A few millimetres goes a long way

Over fifty kilometres of pavé make up this year's edition of the Paris-Roubaix and Tom Boonen will...

Tech feature: Tom Boonen's Specialized Roubaix ride, April 14, 2007

Tom Boonen is one of the men to beat for Sunday's Paris-Roubaix, where the 26 year-old Belgian of Quickstep-Innergetic will have a large number of riders chasing after both him and the title of the 2007 'Hell of the North'. To keep him at the front of the action he will need a bike that can take the demands of the 28 sectors of pavé. Cyclingnews' Gregor Brown takes a quick peak at the Specialized bike Boonen will use for Sunday.

Over fifty kilometres of pavé make up this year's edition of the Paris-Roubaix and Tom Boonen will have a total of six bikes at his disposal to vie for the win. When he last won this race in 2005, after winning the Ronde van Vlaanderen a week earlier, the Belgian was riding on a French bike made by Time. Since the start of 2007, he and his team have switched bicycle sponsors to US-based Specialized, and Boonen's machine of choice has been the S-Works Tarmac SL.

Specialized has worked hard to ensure that Boonen was comfortable on its bikes, especially given the nagging back issues he developed after crashing into a photographer at Gent-Wevelgem four years ago. When Boonen's back began acting up again in early spring, Specialized quickly responded with a custom E5 aluminium rig fitted with a 13mm longer top tube to ameliorate the symptoms. That new bike was properly (and promptly) christened when he stormed across the line as winner in the Dwars door Vlaanderen.

Although the custom aluminum frame was clearly effective, it is still just a temporary measure that inevitably does not offer up all of the performance benefits of Boonen's originally intended carbon Tarmac SL. In a clear sign of its commitment to Boonen and the team, Specialized is developing a special new Tarmac SL mold for the 2005 World Champion that will incorporate that longer top tube. Currently there are no plans for bringing that particular frame geometry to market, possibly making Boonen the only rider in the world, racer or otherwise, to have a carbon frame mold made just for him.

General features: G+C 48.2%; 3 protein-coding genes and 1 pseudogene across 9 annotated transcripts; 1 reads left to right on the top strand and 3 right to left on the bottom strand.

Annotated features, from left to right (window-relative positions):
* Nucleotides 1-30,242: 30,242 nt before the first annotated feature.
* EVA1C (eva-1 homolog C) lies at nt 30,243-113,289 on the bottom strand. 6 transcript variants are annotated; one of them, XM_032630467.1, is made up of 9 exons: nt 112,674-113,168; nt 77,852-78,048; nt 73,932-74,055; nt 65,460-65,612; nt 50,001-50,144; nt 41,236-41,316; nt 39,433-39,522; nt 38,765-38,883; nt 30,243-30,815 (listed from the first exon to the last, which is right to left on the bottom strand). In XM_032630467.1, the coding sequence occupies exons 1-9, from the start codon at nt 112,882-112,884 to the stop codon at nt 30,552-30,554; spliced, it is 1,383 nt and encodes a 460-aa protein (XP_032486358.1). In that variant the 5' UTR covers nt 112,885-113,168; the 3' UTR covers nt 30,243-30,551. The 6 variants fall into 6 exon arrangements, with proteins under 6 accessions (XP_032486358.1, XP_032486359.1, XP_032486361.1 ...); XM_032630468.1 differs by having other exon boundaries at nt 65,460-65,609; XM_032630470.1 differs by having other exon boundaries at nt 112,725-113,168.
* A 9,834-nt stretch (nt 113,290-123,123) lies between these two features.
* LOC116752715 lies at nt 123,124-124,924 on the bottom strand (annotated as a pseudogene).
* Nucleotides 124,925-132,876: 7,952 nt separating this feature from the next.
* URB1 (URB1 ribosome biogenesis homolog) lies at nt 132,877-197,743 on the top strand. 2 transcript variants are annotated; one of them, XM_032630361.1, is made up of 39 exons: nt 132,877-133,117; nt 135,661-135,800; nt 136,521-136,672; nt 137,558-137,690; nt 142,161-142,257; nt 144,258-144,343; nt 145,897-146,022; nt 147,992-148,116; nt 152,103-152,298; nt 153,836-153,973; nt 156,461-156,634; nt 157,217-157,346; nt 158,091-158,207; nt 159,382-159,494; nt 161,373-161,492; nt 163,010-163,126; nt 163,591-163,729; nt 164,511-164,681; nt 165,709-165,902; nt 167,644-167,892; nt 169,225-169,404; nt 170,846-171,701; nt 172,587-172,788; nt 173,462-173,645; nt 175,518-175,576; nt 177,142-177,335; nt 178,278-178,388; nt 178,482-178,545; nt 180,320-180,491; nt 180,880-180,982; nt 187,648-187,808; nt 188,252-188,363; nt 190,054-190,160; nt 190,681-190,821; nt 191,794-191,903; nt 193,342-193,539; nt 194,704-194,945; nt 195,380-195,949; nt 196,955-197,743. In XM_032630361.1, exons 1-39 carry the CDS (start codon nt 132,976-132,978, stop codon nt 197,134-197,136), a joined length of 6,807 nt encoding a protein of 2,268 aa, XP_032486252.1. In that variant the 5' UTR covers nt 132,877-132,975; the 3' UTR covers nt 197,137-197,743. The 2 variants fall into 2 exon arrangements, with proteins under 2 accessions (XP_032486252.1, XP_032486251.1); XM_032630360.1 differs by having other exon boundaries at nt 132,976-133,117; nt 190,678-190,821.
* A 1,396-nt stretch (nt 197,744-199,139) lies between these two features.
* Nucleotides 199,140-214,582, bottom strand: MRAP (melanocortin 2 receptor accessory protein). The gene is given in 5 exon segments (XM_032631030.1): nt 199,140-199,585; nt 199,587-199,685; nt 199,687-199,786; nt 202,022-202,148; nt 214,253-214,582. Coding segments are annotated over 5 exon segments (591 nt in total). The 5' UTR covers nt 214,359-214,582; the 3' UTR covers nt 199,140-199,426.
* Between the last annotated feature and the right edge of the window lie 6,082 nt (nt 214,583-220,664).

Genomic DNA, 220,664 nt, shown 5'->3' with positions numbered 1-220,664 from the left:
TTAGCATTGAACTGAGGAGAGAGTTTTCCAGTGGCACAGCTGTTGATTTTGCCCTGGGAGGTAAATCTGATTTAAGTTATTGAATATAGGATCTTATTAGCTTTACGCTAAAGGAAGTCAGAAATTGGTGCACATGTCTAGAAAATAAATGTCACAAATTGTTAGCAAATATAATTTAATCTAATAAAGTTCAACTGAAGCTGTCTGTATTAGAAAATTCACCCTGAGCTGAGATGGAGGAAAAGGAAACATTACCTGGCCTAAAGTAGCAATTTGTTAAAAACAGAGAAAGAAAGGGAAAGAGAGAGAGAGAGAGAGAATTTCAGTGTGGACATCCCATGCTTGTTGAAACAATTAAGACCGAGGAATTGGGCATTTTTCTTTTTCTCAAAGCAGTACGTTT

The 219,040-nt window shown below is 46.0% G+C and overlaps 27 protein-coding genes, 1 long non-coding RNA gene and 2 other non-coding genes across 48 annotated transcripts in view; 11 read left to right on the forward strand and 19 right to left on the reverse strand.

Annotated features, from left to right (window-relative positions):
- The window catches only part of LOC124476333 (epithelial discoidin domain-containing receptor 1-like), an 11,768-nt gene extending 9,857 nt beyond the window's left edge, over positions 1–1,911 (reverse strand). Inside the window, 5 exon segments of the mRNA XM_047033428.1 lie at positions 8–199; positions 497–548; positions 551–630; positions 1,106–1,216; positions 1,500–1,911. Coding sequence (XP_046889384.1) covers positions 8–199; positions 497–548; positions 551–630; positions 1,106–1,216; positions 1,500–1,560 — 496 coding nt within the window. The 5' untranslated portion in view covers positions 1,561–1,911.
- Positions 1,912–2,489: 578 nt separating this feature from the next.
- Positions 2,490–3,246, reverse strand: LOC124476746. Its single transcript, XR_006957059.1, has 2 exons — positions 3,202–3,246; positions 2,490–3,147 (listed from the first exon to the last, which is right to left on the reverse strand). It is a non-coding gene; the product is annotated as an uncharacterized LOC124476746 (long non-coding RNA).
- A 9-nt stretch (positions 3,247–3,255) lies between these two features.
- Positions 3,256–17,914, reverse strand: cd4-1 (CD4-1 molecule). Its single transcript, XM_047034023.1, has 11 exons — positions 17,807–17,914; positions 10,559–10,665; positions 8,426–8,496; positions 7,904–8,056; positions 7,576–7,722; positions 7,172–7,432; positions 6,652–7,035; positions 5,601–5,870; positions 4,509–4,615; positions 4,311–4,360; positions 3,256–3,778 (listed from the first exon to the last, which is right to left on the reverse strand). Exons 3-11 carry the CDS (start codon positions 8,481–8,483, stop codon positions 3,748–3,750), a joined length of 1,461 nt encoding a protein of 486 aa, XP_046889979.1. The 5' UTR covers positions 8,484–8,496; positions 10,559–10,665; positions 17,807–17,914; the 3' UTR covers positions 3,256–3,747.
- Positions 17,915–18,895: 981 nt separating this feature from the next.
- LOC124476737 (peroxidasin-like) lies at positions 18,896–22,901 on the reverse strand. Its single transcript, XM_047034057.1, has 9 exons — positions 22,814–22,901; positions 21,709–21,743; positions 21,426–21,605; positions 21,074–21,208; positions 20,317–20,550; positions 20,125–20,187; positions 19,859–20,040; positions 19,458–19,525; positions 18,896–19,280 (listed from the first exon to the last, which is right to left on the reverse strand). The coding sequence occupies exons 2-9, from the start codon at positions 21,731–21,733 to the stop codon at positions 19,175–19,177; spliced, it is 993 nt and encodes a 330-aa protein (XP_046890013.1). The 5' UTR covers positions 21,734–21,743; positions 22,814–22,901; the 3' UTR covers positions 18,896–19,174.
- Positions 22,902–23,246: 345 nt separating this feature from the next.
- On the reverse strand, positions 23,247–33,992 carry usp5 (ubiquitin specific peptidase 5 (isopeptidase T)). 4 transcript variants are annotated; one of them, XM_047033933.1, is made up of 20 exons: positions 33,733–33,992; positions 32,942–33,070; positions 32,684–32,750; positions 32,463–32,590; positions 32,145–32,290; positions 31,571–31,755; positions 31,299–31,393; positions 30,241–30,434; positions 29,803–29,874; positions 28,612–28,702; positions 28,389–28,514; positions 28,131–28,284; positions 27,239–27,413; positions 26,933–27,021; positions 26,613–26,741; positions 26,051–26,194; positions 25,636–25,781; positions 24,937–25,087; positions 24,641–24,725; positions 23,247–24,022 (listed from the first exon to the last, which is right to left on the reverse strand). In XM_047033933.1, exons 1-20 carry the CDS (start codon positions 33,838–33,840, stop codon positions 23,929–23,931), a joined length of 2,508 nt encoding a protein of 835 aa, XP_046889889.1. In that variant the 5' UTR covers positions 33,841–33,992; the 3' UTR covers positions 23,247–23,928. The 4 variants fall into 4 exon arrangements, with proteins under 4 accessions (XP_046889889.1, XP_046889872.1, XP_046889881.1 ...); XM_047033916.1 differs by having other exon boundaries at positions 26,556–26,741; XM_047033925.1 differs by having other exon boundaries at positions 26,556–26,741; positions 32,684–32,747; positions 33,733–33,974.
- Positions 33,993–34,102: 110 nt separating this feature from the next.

For Sunday's 259.5km race, Boonen's aluminium machine will run a 53-tooth outer chain ring and a 46T on the inside, which will allow for better gear ratios on a flat and power-demanding course. A plastic chain keeper mounted on the seat tube adds a few grams but ensures that the chain will not pop off the inner ring while Boonen is hammering over the pavé of northern France. Front and rear Campagnolo Record derailleurs, like he normally uses, will guide the chain along during its shifts. Boonen will match those chainrings to a standard 11-23T cassette, and the 10.1 metre development (125 gear inches) of the resultant 53-11T combination should give him plenty of top end gearing for the sprint on the Roubaix velodrome.

Like many riders in Paris-Roubaix, Boonen will forego the usual pre-built wheelsets for a fully handbuilt set that is decidedly traditional in nature. Thirty-two Sapim spokes are laced in three-cross fashion front and rear, tied up to Italian Ambrosio box-section rims and Campagnolo Record hubs.

The narrow course of Paris-Roubaix makes it notoriously difficult for team cars to properly support their riders. In preparation for a flat tire, Team Manager Patrick Lefevere will adopt the strategy he championed with his old Mapei team which stations team representatives on many of the cobble sectors with spare wheels. These helpers can execute quick wheel changes in these crucial points where team cars can't arrive.

Back to top